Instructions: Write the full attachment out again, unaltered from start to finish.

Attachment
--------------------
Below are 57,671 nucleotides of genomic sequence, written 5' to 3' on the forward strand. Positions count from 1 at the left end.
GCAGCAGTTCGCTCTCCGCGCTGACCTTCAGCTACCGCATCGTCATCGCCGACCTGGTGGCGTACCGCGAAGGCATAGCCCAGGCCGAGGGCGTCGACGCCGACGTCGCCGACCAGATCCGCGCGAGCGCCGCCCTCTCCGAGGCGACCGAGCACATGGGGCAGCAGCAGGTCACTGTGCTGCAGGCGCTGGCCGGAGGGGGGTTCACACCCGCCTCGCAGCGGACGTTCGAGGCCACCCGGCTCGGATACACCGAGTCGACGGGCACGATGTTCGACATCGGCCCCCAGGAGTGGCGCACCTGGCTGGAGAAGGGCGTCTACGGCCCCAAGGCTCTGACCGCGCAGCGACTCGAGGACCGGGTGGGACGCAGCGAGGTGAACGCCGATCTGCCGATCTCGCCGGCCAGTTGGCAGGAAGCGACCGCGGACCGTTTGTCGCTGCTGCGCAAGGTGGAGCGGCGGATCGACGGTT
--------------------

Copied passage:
Below are 57,671 nucleotides of genomic sequence, written 5' to 3' on the forward strand. Positions count from 1 at the left end.
GCAGCAGTTCGCTCTCCGCGCTGACCTTCAGCTACCGCATCGTCATCGCCGACCTGGTGGCGTACCGCGAAGGCATAGCCCAGGCCGAGGGCGTCGACGCCGACGTCGCCGACCAGATCCGCGCGAGCGCCGCCCTCTCCGAGGCGACCGAGCACATGGGGCAGCAGCAGGTCACTGTGCTGCAGGCGCTGGCCGGAGGGGGGTTCACACCCGCCTCGCAGCGGACGTTCGAGGCCACCCGGCTCGGATACACCGAGTCGACGGGCACGATGTTCGACATCGGCCCCCAGGAGTGGCGCACCTGGCTGGAGAAGGGCGTCTACGGCCCCAAGGCTCTGACCGCGCAGCGACTCGAGGACCGGGTGGGACGCAGCGAGGTGAACGCCGATCTGCCGATCTCGCCGGCCAGTTGGCAGGAAGCGACCGCGGACCGTTTGTCGCTGCTGCGCAAGGTGGAGCGGCGGATCGACGGTT